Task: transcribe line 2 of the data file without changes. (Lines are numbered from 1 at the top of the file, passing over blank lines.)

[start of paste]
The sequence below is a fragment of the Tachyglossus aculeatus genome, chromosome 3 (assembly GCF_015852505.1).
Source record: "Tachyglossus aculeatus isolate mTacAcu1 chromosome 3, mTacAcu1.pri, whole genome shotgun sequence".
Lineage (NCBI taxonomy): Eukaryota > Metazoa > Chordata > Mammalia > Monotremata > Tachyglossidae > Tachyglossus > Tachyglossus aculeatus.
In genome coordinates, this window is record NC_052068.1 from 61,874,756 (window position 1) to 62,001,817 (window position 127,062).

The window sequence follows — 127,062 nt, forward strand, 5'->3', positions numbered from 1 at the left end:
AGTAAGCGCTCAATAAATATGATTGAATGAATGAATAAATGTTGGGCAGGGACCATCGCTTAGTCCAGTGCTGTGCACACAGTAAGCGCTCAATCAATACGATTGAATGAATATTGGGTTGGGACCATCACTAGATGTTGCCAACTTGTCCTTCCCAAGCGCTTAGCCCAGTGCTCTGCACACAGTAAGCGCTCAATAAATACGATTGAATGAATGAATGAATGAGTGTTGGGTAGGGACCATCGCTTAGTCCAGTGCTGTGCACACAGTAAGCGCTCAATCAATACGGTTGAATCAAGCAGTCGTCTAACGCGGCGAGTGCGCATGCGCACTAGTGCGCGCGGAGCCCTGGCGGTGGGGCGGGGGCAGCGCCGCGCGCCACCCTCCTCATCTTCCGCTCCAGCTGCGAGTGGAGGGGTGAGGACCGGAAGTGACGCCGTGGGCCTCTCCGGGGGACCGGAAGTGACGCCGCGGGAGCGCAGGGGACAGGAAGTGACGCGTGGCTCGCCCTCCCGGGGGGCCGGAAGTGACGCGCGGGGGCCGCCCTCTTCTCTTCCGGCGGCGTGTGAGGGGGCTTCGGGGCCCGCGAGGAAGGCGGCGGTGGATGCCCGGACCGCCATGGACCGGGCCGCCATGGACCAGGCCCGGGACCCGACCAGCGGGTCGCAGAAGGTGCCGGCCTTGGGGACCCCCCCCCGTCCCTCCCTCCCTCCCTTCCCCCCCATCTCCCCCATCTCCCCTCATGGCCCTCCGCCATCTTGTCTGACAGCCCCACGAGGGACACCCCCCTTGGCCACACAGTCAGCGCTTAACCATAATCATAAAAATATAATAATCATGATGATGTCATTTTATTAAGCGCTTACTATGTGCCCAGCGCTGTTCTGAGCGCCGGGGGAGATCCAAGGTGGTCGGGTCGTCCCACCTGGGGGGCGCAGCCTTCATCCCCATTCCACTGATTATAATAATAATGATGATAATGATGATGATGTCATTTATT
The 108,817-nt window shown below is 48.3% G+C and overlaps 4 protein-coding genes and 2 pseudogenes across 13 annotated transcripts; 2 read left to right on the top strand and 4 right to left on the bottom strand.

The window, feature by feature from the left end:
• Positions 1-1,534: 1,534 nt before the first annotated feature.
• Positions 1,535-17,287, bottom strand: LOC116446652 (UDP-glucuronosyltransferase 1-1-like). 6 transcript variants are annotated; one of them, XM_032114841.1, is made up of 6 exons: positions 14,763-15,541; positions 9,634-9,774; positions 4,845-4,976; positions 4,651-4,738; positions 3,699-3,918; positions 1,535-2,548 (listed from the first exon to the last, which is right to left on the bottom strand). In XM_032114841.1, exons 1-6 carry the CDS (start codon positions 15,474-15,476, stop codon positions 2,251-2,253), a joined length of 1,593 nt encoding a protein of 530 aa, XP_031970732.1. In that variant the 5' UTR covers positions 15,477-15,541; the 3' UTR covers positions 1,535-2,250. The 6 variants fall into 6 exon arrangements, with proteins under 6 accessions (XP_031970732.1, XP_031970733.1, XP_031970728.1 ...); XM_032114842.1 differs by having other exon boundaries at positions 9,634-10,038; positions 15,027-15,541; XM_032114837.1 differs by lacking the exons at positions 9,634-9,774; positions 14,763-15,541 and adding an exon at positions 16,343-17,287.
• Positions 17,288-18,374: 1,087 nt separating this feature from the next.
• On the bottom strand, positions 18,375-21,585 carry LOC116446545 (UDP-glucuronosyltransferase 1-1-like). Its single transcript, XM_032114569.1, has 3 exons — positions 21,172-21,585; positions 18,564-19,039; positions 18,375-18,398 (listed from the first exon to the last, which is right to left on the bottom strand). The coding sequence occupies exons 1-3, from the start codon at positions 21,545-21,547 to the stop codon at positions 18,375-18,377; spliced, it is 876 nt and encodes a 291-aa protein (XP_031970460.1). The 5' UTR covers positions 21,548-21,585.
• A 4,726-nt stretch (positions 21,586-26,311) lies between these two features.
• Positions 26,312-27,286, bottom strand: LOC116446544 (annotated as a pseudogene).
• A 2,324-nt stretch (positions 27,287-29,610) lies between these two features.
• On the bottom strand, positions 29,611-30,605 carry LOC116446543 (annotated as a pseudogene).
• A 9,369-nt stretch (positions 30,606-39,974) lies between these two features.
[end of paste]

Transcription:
Source record: "Tachyglossus aculeatus isolate mTacAcu1 chromosome 3, mTacAcu1.pri, whole genome shotgun sequence".